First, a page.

Sunday, July 28, 2019

Whirlybirds (TV)

Image result for whirlybirds tv show(1957-60)

Created by Art and Jo Napoleon
Starring Kenneth Tobey, Craig Hill
IMDB Entry

TV spinoffs happen for many reasons, some planned, some because a one-time character catches on with the public.*  Whirlybirds was spun off because the producers became enamored of a helicopter.

It started with I Love Lucy, where one episode featured a Bell helicopter. The producers liked using it so much that they created a series to feature it.

The show was about a small helicopter company run by Chuck Martin (Kenneth Tobey) and Pete More (Craig Hill). They were chartered for various duties, from rescuing people in danger, to carrying cargo, to whatever might be needed.

It was supposed to be part of the regular CBS schedule, but the network turned it down and it went directly to syndication, where it had a respectable run of 111 episodes.

After the show, Tobey had a long career guest starring in TV, while Hill moved to Spain and occasionally appeared in Spanish films.

*Most obvious example was Mork and Mindy, after Robin Williams impressed everyone on Happy Days.

Sunday, July 21, 2019

Rescue 8

Image result for rescue 8 tv(1958-60)
Created by
Robert G. Walker and Herbert B. Leonard
Starring: Jim Davis, Lang Jeffries
IMDB Entry
When I was growing up, my TV options were limited to two channels:  Channel 3 (WTIC, CBS) and Channel 8 (WNHC*, ABC). And one of the shows I remember watching back then always intrigued me because it contained the same number as one of them:  Rescue 8.
The syndicated show was one of several the station ran at 7:00 pm, just before prime time. As its title implies, it was about rescue unit #8 of the Los Angeles Fire Department. Much like the later show Emergency, it showed people accidentally getting into dangerous situations, where Wes Cameron (Jim Davis) and Skip Johnson (Lang Jeffries) would come in to extricate them from near disaster.
The show went into the backstory, showing the events leading to calling the Rescue squad.  The issues would be big and sometimes small and Wes and Skip** would come on the scene to save the day. The problems included complications that made simple rescues more difficult.
Two seasons were made, and it remained in syndication for several more years.  Jim Davis later went on to play Jock Ewing on Dallas.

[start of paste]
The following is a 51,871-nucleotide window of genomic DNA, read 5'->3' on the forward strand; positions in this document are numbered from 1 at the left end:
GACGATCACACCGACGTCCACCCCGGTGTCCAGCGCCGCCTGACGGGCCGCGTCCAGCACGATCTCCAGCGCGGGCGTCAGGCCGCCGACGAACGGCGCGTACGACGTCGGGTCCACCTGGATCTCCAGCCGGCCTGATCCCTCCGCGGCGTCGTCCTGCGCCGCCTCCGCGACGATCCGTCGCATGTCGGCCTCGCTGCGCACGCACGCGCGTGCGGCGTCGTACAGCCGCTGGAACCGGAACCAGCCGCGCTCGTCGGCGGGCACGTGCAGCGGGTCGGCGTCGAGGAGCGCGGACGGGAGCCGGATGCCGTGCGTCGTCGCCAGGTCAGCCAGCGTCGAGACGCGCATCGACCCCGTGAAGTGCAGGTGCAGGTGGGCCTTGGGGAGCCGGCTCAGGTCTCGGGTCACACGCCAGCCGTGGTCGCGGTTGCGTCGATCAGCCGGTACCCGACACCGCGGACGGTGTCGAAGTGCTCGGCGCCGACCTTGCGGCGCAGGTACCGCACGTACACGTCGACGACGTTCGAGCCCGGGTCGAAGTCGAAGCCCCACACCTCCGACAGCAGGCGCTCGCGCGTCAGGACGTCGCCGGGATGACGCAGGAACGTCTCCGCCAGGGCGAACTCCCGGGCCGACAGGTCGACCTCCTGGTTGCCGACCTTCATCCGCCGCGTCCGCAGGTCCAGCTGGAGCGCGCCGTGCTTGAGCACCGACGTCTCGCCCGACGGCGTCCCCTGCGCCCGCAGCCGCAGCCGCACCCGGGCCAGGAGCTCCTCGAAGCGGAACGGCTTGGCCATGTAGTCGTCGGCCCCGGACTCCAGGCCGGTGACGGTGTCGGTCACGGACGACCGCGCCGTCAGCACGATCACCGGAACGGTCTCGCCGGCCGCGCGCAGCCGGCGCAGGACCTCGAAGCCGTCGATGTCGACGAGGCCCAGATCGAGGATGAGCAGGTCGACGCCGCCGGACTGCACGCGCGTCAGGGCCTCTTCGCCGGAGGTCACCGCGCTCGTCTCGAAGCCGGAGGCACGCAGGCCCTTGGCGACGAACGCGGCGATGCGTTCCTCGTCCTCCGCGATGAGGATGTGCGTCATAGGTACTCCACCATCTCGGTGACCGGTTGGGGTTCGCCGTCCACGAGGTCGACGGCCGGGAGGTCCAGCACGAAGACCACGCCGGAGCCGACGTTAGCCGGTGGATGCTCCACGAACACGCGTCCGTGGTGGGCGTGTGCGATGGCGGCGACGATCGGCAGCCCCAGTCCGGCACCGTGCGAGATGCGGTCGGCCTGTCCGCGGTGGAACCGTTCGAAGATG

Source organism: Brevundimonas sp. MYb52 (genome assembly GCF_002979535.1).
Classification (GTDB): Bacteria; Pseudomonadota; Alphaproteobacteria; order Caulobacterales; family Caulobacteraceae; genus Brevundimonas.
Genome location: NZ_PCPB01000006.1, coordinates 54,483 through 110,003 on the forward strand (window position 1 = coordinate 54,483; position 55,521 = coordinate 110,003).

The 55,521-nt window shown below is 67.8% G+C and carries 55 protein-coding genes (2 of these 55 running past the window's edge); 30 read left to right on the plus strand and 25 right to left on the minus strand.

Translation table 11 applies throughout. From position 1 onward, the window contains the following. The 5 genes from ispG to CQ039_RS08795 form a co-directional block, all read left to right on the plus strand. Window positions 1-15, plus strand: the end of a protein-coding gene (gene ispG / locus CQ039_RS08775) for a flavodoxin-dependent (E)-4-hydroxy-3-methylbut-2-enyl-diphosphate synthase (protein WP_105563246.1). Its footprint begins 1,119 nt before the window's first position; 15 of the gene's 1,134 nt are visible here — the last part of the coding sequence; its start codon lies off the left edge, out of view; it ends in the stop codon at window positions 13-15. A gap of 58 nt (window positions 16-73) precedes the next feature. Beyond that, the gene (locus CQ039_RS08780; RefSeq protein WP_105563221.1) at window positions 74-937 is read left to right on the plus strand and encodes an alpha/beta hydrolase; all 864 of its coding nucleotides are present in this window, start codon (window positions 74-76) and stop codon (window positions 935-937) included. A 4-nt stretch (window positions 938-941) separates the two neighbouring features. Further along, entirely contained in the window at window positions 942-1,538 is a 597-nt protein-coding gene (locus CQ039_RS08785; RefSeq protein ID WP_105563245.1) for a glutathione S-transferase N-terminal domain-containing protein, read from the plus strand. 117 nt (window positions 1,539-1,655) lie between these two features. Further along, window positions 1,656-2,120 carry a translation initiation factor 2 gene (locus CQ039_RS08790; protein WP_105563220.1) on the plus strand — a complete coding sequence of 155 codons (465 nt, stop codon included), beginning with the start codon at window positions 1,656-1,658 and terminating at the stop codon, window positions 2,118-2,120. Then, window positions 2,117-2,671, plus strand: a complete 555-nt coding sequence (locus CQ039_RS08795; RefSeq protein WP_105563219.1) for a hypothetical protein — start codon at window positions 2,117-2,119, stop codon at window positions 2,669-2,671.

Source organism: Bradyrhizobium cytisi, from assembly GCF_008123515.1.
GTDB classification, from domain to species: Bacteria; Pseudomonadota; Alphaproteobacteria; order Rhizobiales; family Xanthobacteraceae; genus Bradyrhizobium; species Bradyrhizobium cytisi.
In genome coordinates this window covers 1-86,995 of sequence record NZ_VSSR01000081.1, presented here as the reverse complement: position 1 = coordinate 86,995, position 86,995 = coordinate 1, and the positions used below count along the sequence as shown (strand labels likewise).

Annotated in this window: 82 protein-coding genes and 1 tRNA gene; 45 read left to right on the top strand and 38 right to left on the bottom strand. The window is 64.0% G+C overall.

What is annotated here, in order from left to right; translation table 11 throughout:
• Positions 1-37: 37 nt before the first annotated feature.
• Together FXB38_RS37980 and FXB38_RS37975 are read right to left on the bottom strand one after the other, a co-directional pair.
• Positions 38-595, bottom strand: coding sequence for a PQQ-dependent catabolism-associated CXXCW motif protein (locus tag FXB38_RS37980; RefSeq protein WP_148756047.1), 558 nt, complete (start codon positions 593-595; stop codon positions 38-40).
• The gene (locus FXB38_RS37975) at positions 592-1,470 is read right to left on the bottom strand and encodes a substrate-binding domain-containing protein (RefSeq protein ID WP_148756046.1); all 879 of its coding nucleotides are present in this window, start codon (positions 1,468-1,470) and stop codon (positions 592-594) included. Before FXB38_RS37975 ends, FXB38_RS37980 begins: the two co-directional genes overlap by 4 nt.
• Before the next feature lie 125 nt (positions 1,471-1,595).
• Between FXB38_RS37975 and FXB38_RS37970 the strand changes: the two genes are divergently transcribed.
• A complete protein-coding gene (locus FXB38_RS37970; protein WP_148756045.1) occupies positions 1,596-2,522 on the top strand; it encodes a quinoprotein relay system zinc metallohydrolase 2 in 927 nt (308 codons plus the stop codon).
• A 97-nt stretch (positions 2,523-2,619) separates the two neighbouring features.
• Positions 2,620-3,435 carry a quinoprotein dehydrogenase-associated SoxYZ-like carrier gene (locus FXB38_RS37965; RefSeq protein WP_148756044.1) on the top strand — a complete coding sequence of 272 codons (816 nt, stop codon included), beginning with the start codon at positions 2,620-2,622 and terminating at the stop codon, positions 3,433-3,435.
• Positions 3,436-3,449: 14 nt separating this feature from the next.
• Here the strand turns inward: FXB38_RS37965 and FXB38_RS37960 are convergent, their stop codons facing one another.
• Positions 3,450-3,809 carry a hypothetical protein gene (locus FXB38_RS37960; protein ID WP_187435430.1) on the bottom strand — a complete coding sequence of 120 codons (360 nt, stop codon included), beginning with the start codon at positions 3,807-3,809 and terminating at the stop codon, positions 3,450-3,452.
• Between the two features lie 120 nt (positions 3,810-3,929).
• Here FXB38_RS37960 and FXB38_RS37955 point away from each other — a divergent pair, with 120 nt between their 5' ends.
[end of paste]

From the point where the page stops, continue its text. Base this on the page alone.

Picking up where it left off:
*Both channels have changed their call letters.
**Often without backup

Sunday, July 14, 2019

Toast of London (TV)

Toast of London
Created by
Arthur Matthews, Matt Berry
Starring Matt Berry, Robert Bathurst, Doon Mackichan, Harry Peacock, Tim Downie, Shazad Latif, Tracy-Ann Oberman
IMDB Entry
I’ve discussed Matt Berry before with is bizarre comedy Snuff Box. That was in 2006, and Berry has been keeping busy in British TV. He joined The IT Crowd as a regular, and the show took off. He was also busy with voice work. But among it all was his tour de force series, Toast of London.

Berry plays Steven Toast, an actor who has reached the age where he has trouble getting good roles.  He’s helped/hindered by his agent Jane Plough* (Doon Mackichan) who really doesn’t care. There’s also his arch-enemy, Ray Purchase (Harry Peacock), who stands in the way of anything he tries because he resents the fact that Toast is sleeping with his wife (Tracy Ann Oberman).**

Toast gets into strange situations and treats everyone with bombast and cluelessness. A favorite moment of mine was when he was doing voiceover work. He was hired to say one word:  “Yes.”  The director asks if he needs the script. Toast says of course not and tosses it aside. But when the start rolling the tape, he grabs the script to check it.

The show ran for three seasons and it was announced there’s be a fourth (though it hasn’t appeared). Netflix has it, and, if you like weird comedy, it’s a great place to fine it.
*(pronounced “Pluff”)
**Mrs. Purchase claims to be a prostitute, but Ray is the only she ever charges.